lostsoul65, check out this thread on avsforum.
it says "4:4:4 capability is never listed in the spec sheets. So the only way to determine 4:4:4 capability is to test it yourself"
"For some TVs, you have to set specific TV settings to enable 4:4:4 capability. These include things like switching to special picture modes (i.e., “Game” or “PC” mode)"
Also, Vizio is a mid to low end brand.
Roland, latency is the response time of the tv/monitor. For monitors they list it like 2ms, 5ms, etc. Also tv's apply their own processing to the image, which they do to make it "look better", but it can introduce lag and strange stuff like the Soap Opera Effect (which is when 120hz tv's try to force 60hz content into 120hz by randomly inserting its own frames which ruin the original look of the content and make it look like it's somehow in fast forward without being in fast forward, and gives it a 'too real' look, like a cheaply filmed soap opera).
Some people like these settings but those people are wrong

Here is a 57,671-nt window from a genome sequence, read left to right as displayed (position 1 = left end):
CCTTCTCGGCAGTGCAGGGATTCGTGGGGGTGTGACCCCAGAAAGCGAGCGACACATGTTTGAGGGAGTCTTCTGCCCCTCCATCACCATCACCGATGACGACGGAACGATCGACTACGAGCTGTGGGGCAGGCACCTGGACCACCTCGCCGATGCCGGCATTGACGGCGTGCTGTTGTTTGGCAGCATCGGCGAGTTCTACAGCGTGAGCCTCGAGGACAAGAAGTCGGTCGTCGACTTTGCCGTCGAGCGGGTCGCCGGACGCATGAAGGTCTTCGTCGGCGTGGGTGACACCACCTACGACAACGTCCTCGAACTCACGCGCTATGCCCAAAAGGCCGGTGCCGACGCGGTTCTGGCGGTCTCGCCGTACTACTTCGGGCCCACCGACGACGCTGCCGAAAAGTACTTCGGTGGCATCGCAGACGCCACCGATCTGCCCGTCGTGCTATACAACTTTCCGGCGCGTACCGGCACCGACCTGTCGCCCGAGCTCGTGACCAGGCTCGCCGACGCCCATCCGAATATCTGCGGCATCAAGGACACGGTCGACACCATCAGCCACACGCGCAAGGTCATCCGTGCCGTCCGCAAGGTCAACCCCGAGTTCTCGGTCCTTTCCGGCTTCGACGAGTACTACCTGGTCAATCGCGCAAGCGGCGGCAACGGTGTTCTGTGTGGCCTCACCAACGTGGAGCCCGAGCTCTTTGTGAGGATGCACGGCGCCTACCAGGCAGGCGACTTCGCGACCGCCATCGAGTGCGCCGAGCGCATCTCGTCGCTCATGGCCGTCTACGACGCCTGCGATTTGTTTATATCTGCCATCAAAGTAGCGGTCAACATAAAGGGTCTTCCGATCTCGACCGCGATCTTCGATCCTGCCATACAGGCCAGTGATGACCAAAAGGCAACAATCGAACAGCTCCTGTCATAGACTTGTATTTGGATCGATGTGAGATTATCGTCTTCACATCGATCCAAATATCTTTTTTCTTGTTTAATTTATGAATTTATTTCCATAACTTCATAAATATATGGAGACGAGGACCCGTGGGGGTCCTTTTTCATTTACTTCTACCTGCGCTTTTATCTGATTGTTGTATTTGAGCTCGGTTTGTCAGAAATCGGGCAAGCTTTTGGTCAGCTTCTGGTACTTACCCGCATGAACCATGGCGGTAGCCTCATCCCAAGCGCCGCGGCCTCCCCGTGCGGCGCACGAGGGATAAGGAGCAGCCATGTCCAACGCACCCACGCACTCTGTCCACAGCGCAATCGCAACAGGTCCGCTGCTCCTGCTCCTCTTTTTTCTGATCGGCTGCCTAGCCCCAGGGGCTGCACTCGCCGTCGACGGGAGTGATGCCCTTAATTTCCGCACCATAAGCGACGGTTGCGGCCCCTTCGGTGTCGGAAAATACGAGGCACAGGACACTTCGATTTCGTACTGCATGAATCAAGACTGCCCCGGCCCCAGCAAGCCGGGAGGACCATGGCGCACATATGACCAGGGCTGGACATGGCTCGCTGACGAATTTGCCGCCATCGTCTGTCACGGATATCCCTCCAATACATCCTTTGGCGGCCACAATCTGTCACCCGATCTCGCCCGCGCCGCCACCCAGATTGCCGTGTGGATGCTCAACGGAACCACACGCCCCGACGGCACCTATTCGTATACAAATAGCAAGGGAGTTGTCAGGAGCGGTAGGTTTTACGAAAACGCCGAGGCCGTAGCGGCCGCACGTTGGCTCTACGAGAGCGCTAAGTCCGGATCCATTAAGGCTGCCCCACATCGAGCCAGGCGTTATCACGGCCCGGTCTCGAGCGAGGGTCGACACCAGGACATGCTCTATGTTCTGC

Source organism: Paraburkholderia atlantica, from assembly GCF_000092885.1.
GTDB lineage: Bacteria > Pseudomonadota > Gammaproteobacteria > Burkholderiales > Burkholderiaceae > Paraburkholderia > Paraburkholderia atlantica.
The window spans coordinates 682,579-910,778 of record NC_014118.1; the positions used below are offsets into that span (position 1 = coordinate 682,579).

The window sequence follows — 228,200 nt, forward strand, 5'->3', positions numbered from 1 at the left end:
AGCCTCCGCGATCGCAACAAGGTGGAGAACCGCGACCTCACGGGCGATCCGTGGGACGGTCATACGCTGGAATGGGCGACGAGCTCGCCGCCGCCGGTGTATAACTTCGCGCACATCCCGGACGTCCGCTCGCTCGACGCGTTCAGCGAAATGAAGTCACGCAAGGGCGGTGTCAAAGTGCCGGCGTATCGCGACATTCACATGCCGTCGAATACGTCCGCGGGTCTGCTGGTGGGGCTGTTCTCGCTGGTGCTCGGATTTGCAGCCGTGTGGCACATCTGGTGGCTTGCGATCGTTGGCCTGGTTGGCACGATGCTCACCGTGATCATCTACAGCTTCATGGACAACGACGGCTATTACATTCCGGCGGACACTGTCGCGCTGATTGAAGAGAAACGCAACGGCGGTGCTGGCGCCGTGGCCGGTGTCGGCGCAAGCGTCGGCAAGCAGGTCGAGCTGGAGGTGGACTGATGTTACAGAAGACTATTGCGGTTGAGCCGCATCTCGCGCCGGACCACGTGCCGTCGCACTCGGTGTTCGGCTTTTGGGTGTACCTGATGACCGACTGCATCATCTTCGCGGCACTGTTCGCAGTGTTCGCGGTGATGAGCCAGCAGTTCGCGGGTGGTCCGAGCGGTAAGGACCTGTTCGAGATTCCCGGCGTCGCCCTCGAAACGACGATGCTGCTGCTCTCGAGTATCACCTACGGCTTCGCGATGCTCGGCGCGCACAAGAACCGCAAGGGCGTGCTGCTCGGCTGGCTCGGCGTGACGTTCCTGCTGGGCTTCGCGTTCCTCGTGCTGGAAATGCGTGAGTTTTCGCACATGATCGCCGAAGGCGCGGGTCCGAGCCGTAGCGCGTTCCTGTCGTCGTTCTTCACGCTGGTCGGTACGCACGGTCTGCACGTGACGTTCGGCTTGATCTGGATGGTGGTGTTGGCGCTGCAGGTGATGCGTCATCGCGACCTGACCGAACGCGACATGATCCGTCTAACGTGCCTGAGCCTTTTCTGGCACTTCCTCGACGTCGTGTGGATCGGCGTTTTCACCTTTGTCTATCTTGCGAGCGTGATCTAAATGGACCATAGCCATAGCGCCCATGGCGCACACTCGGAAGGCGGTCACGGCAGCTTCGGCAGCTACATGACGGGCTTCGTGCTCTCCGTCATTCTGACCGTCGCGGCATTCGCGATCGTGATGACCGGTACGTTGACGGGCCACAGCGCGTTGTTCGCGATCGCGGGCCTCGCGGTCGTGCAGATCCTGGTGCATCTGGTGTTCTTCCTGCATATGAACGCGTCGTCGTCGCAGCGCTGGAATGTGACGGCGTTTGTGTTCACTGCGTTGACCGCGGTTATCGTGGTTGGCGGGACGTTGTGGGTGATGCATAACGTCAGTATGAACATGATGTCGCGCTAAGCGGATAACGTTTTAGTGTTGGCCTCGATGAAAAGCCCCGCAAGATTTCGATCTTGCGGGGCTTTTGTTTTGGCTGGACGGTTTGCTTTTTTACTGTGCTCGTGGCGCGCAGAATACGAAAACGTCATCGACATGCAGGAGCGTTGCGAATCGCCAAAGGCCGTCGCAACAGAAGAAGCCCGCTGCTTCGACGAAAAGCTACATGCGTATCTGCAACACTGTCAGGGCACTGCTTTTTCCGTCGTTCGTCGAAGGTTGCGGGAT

When you get a new tv, turn off "tru motion" or "smooth motion" settings, and on the fly brightness adjustments.
The problem with latency, the cost of it, is ghosting and perhaps stuttering or strobing effects, which you may notice during movies that are panning around a lot quickly, or possibly during sports. And it is not good for video game consoles. But that is why new tvs have a "Game Mode" which disables added image processing features and just lets the game console shove its video straight through with the best response time it can.
When buying a tv as a tv, I don't see latency being an issue these days, other than going in and disabling some of the new features which make old (and current) television look worse.
I don't recommend you get a tv as a monitor if you are picky enough to care about things like chroma mapping and latency. They are more expensive and they don't look as good.